Adults with a diagnosis of hepatitis C were included in the study. The diagnosis of hepatitis C was defined as a positive test for anti-HCV antibodies confirmed by a positive HCV viral load. Additionally, patients should have initiated treatment with any of the available pharmacological schemes. Treatments were chosen by each treating hepatologist who was aware of the patient’s diagnosis, following national25 and international guidelines26-29. There were no excluded patients. Standard protocol approvals, registrations and patients’ consents were obtained.
A total of 195 patients were tested for HCV genotype, viral load, cirrhosis and fibrosis stage according to the fibroscan scale. Serum biomarkers as bilirubin, ALT, AST, INR, hemoglobin, platelets and creatinine were measured. Child-Pugh and MELD scores were calculated for each patient. All samples were taken under the routine examination and none of them was acquired during liver or renal crisis or under any acute illness. Samples were processed by the laboratory of the correspondent center from which the sample was obtained.
Patients were classified initially according to their treatment status into: patients who had not received any treatment, non-responders, partial responders, patients with virologic relapse, patients with liver transplant. Patients were considered to be non-responders when the HCV RNA serum level remained detectable throughout the treatment and was formally defined as < 2 Log10 decline in HCV RNA between the baseline and week 1225. Patients were considered to have a virologic relapse when HCV RNA decreased and remained below the limit of detection during the treatment, but became detectable again after the discontinuation of the treatment25. Finally, patients were considered to be partial responders if the HCV RNA decreased ≥ 2 Log10 during the treatment but did not fulfill the responder requirements.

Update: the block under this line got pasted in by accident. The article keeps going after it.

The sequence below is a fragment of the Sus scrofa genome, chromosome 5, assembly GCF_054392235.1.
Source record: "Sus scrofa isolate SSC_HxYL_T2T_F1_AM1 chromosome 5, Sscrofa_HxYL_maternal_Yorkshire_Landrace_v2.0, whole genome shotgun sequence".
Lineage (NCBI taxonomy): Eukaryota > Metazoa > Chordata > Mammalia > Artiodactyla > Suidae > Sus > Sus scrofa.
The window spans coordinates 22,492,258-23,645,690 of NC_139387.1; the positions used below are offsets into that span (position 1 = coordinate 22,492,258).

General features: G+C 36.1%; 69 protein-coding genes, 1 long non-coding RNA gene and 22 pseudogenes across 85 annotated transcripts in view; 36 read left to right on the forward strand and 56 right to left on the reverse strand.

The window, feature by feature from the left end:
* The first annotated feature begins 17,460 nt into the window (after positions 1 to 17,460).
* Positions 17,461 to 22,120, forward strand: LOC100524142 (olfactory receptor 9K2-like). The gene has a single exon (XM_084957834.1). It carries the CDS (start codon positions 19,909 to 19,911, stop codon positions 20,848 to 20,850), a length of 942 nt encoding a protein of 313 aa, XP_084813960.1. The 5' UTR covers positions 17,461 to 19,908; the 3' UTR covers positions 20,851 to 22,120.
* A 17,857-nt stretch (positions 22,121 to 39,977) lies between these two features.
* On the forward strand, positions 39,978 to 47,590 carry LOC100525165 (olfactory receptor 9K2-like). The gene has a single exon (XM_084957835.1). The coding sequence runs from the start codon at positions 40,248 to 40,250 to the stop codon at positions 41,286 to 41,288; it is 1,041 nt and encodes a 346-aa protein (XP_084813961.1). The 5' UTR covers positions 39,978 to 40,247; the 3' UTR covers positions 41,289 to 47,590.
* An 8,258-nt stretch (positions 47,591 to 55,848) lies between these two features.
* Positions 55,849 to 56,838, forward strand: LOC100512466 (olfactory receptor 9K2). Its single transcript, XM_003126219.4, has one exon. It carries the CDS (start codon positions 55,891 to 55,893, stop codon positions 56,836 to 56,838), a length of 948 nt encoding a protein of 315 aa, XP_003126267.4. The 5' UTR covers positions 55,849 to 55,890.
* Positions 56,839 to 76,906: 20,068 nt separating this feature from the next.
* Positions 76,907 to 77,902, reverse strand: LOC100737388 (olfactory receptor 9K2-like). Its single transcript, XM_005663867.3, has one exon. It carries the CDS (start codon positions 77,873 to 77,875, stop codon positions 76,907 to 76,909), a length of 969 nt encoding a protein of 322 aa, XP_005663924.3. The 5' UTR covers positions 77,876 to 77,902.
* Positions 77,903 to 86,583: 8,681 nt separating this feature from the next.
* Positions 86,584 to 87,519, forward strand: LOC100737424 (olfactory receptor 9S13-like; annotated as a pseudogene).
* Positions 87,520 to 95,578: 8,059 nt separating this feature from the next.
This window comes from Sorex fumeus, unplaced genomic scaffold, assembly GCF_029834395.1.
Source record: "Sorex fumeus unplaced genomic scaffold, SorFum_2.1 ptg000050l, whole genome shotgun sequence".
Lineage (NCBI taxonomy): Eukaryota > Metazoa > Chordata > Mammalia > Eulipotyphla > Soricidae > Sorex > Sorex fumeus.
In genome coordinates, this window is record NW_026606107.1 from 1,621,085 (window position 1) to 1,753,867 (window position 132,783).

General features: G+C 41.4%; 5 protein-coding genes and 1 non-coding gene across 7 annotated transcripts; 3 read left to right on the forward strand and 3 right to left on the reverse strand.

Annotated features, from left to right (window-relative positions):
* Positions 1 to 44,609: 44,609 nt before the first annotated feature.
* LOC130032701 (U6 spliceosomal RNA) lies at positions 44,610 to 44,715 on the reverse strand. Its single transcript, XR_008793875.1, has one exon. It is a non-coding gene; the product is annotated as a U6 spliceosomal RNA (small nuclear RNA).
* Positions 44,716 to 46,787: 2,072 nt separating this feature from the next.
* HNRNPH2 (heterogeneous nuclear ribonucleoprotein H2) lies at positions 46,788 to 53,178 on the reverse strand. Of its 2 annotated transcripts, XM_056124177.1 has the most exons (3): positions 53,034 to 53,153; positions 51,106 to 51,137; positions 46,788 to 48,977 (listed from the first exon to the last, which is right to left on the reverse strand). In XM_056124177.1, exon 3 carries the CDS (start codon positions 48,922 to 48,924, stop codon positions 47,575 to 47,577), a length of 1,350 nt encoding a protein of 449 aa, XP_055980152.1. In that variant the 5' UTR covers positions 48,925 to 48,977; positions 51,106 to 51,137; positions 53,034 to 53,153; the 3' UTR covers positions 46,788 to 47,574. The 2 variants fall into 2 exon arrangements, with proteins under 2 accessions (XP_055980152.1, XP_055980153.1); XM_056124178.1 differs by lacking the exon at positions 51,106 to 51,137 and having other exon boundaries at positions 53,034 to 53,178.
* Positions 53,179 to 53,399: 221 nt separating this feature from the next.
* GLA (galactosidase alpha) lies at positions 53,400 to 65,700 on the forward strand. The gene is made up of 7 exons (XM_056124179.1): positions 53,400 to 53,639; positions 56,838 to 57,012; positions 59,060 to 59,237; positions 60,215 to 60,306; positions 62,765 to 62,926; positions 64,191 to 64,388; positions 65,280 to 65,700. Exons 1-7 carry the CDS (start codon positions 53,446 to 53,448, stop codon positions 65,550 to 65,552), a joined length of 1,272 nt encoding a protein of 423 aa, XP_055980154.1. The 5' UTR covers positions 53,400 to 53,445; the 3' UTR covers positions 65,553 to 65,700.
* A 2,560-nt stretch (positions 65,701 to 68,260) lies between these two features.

According to current practice, each patient had viral load quantified at the beginning and end of treatment, as well as at 12 weeks of completion, to ascertain sustained virologic response (SVR), which is considered the main outcome.
Additionally, all participants in the study were asked about adverse effects. These were classified in three categories: most common adverse effects, adverse effects that lead to the discontinuation of the treatment and serious adverse effects. The following serious adverse effects were taken in account: liver decompensation, anemia, diarrhea, hepatotoxicity and kidney failure. Hepatotoxicity was defined as presenting hepatic encephalopathy, ascites, esophagus variceal bleeding and/or presenting a bilirubin level three times higher than the reference, or ALT/AST- ratio between concentration of aspartate transaminase (AST) and alanine transaminase (ALT) level five times higher than the reference.
Data were summarized and analyzed in two expert meetings. In the first one, the required sociodemographic and clini cal information was agreed upon. In the second one, the entire data were analyzed, and missing, or inconsistent information was reviewed by the entire team.
Information was summarized using commercially available software Excel 2016 [Microsoft® Office 365®]. Statistical analyses were performed using commercially available software GraphPad Prism 6 [GraphPad Software Inc.]). Patients were considered separately according to their transplantation status and a comparison was made between transplanted and non-transplanted. Furthermore, they were classified according the treatment they were receiving, and the virologic response as well as the adverse effects described.
For comparison between transplanted and not transplanted patients, normality was assessed using Shapiro- Wilk test. When the normality condition was satisfied, mean and standard deviation were reported. If the normality test was not satisfied, median and interquartile range were reported. For comparison between transplanted and not transplanted groups, the T-test with Welch correction was performed, and when proportions and nominal data were being compared, the Mann-Whitney test was used to compare two continuous distributions and/or non-parametric samples.
Following the indications of Resolution 8430 of 1993 from the Colombian Ministry of Health, which establishes national research ethics recommendations, this study was classified as “without risk”. Confidentiality was preserved throughout the study. The protocol was approved by the ethics committee and by each center’s institutional review board.